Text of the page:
Shop rejections threatens new Bristol City ground

Artist's impression of new ground
Image caption The club wants to build a new stadium in nearby Ashton Vale

Bristol City FC says a decision to reject plans for a Sainsbury's store on its Ashton Gate ground raises questions over the viability of its new stadium.

The club had hoped the land sale would help fund its proposed £92m stadium at nearby Ashton Vale.

A club spokesman said although the club remained ambitious it could not move forward without the ground's sale.

"We're confident of strong grounds for an appeal, but need to consider all our options," he added.

The football club said it was "extremely disappointed" with the decision by council planners to refuse the application to relocate Sainsbury's Winterstoke store to Ashton Gate.

"We had worked extremely hard with planning officers and felt that we'd addressed all planning issues. This was borne out by the officers' recommendation that members approve the application.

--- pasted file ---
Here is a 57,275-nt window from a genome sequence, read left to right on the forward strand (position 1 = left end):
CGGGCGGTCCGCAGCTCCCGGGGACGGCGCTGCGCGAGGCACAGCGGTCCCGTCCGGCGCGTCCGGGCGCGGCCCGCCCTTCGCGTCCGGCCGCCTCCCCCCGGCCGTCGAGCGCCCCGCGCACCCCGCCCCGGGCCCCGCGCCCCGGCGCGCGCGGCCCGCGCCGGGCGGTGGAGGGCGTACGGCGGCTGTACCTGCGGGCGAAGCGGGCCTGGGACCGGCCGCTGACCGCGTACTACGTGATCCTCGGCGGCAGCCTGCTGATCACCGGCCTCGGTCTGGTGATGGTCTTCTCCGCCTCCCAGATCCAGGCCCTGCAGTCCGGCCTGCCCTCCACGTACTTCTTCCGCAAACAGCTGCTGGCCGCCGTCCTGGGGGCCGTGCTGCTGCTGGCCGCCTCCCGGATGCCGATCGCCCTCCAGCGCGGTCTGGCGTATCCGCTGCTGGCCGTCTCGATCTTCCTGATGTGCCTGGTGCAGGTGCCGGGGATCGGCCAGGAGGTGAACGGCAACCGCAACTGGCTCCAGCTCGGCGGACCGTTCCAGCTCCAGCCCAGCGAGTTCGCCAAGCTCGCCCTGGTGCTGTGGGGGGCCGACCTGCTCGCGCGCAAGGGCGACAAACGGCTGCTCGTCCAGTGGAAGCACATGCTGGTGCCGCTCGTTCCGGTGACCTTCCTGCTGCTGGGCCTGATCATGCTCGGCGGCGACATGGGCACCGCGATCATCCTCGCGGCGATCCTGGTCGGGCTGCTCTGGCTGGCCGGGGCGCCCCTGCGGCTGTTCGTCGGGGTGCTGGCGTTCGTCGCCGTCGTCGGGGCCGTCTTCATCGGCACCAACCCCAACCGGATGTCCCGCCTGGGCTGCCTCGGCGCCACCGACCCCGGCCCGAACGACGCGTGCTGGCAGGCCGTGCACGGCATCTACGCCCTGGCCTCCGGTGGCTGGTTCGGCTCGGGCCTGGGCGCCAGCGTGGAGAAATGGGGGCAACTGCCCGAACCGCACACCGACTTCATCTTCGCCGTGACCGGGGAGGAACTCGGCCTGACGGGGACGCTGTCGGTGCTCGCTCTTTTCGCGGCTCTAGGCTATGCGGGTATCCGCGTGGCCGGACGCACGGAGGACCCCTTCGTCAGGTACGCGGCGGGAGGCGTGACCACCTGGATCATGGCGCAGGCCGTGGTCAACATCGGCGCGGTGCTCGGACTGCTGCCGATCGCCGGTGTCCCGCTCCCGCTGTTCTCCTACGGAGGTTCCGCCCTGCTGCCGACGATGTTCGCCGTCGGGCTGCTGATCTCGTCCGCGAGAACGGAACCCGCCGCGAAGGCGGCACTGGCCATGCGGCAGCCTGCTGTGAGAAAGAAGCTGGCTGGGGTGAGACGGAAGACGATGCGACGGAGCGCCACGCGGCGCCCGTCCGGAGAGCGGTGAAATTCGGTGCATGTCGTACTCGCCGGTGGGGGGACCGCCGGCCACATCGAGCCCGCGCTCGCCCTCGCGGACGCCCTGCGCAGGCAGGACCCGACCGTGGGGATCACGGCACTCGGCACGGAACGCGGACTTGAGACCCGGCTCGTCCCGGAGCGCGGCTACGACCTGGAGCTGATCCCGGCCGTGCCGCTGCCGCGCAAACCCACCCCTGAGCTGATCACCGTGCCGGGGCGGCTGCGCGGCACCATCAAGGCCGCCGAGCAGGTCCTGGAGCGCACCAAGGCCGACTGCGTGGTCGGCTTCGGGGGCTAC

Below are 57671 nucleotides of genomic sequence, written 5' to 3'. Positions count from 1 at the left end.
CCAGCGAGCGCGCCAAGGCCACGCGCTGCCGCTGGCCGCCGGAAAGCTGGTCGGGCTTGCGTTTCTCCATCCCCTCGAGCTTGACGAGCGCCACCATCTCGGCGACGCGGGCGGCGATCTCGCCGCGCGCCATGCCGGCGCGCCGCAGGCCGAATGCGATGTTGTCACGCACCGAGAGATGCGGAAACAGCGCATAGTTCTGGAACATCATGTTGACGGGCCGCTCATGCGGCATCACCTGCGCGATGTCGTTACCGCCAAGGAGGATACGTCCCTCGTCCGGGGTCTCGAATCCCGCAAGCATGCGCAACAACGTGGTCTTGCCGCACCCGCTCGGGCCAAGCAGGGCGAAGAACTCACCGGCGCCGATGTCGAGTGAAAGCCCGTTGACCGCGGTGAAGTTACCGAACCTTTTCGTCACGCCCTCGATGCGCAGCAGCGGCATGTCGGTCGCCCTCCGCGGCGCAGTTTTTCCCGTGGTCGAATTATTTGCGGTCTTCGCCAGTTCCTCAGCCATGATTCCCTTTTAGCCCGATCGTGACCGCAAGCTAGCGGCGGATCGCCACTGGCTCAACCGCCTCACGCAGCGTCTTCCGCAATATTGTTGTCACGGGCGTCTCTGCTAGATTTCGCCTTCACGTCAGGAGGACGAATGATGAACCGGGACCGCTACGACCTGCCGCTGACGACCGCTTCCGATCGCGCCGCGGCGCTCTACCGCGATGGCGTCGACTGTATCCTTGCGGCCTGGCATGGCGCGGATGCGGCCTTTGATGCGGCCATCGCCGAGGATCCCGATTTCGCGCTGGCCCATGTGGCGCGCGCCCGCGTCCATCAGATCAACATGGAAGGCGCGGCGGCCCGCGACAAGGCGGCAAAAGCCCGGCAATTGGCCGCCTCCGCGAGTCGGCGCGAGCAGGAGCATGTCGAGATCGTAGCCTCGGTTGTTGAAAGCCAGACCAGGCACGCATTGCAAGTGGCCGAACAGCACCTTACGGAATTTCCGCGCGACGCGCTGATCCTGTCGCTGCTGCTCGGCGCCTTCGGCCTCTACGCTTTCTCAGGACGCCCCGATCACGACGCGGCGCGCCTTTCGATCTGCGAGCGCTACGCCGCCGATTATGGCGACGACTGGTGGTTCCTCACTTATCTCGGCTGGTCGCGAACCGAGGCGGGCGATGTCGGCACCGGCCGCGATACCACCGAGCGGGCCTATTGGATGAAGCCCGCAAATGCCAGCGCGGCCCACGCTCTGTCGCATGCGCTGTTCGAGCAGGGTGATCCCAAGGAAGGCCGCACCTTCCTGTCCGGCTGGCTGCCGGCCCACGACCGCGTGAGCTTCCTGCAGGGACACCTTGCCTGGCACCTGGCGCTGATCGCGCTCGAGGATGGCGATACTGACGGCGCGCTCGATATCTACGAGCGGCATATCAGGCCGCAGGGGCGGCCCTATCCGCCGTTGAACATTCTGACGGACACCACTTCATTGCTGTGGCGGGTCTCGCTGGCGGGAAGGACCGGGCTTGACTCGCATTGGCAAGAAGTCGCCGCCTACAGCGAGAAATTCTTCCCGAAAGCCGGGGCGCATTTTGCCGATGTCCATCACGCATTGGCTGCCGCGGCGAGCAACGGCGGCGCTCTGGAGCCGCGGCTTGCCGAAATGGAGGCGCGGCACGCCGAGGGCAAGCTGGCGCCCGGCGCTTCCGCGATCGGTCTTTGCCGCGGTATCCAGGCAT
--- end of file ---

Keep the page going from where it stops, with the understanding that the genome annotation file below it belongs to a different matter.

"We deeply regret their decision to ignore their officers' professional advice, as well as the advice of independent planning experts.

"We are confident that there are strong grounds for an appeal, but we need to consider all our options before making a decision.

"Last night's [Wednesday] decision will, at the very least, delay the stadium plans, and does indeed call the viability of a new regional stadium into question.

"We remain ambitious as a football club, both on and off the pitch, which, at the moment, is more than we feel able to say for our city's planners.

Bristol City Council said it had no further comment to make regarding the planning decision.

Image caption Sainsbury's and the football club said they were disappointed at the decision

Southville Green Party councillor Tess Green said: "I think the community made a very good point about why they didn't want a huge supermarket in their midst.

"There is a smaller [Sainsbury's] supermarket just over the road - about half the size - and that serves the community very well.

"People who live locally know that Sainsbury's isn't very crowded now."

In a statement the supermarket said it was disappointed, adding: "Sainsbury's has consulted extensively with a whole range of individuals, groups and organisations in the community since the beginning of the year and we had made a significant number of changes to the planning application as a result of what we heard."

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